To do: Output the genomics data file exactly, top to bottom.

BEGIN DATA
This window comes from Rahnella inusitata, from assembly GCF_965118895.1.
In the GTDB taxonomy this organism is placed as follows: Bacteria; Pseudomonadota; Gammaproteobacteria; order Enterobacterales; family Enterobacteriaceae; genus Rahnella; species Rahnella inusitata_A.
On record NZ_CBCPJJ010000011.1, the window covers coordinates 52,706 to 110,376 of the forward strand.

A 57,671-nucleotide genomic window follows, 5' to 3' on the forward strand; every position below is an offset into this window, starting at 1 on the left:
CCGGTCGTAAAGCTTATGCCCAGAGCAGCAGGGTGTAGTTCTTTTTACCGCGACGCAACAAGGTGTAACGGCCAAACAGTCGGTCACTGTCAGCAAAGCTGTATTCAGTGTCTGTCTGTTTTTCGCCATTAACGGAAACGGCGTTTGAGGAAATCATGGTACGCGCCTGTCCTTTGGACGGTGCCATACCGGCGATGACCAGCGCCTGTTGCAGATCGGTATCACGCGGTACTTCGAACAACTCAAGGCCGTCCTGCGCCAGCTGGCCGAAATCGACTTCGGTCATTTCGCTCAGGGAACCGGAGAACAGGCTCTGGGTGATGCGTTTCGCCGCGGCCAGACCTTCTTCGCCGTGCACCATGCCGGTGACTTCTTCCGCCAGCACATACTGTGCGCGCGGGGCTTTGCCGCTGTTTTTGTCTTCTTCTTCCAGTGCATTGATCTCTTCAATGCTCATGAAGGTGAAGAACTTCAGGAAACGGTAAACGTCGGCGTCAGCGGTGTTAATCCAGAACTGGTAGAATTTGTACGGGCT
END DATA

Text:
This window comes from Rahnella inusitata, from assembly GCF_965118895.1.
In the GTDB taxonomy this organism is placed as follows: Bacteria; Pseudomonadota; Gammaproteobacteria; order Enterobacterales; family Enterobacteriaceae; genus Rahnella; species Rahnella inusitata_A.
On record NZ_CBCPJJ010000011.1, the window covers coordinates 52,706 to 110,376 of the forward strand.

A 57,671-nucleotide genomic window follows, 5' to 3' on the forward strand; every position below is an offset into this window, starting at 1 on the left:
CCGGTCGTAAAGCTTATGCCCAGAGCAGCAGGGTGTAGTTCTTTTTACCGCGACGCAACAAGGTGTAACGGCCAAACAGTCGGTCACTGTCAGCAAAGCTGTATTCAGTGTCTGTCTGTTTTTCGCCATTAACGGAAACGGCGTTTGAGGAAATCATGGTACGCGCCTGTCCTTTGGACGGTGCCATACCGGCGATGACCAGCGCCTGTTGCAGATCGGTATCACGCGGTACTTCGAACAACTCAAGGCCGTCCTGCGCCAGCTGGCCGAAATCGACTTCGGTCATTTCGCTCAGGGAACCGGAGAACAGGCTCTGGGTGATGCGTTTCGCCGCGGCCAGACCTTCTTCGCCGTGCACCATGCCGGTGACTTCTTCCGCCAGCACATACTGTGCGCGCGGGGCTTTGCCGCTGTTTTTGTCTTCTTCTTCCAGTGCATTGATCTCTTCAATGCTCATGAAGGTGAAGAACTTCAGGAAACGGTAAACGTCGGCGTCAGCGGTGTTAATCCAGAACTGGTAGAATTTGTACGGGCT